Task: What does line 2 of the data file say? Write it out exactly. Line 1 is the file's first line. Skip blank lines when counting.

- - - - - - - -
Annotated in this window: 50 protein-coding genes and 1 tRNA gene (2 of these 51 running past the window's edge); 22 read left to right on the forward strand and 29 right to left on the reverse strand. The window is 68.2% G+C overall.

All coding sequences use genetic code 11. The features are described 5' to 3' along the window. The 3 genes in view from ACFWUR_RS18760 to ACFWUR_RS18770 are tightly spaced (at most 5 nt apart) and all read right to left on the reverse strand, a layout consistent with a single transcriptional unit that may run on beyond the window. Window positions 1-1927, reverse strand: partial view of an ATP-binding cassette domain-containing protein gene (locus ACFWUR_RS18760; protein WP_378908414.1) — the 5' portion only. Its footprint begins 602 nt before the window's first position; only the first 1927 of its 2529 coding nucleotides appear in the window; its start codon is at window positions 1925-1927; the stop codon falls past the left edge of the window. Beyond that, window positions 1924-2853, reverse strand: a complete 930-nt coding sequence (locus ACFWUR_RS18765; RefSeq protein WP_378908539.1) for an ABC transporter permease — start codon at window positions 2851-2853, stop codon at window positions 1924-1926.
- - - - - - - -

All coding sequences use genetic code 11. The features are described 5' to 3' along the window. The 3 genes in view from ACFWUR_RS18760 to ACFWUR_RS18770 are tightly spaced (at most 5 nt apart) and all read right to left on the reverse strand, a layout consistent with a single transcriptional unit that may run on beyond the window. Window positions 1-1927, reverse strand: partial view of an ATP-binding cassette domain-containing protein gene (locus ACFWUR_RS18760; protein WP_378908414.1) — the 5' portion only. Its footprint begins 602 nt before the window's first position; only the first 1927 of its 2529 coding nucleotides appear in the window; its start codon is at window positions 1925-1927; the stop codon falls past the left edge of the window. Beyond that, window positions 1924-2853, reverse strand: a complete 930-nt coding sequence (locus ACFWUR_RS18765; RefSeq protein WP_378908539.1) for an ABC transporter permease — start codon at window positions 2851-2853, stop codon at window positions 1924-1926.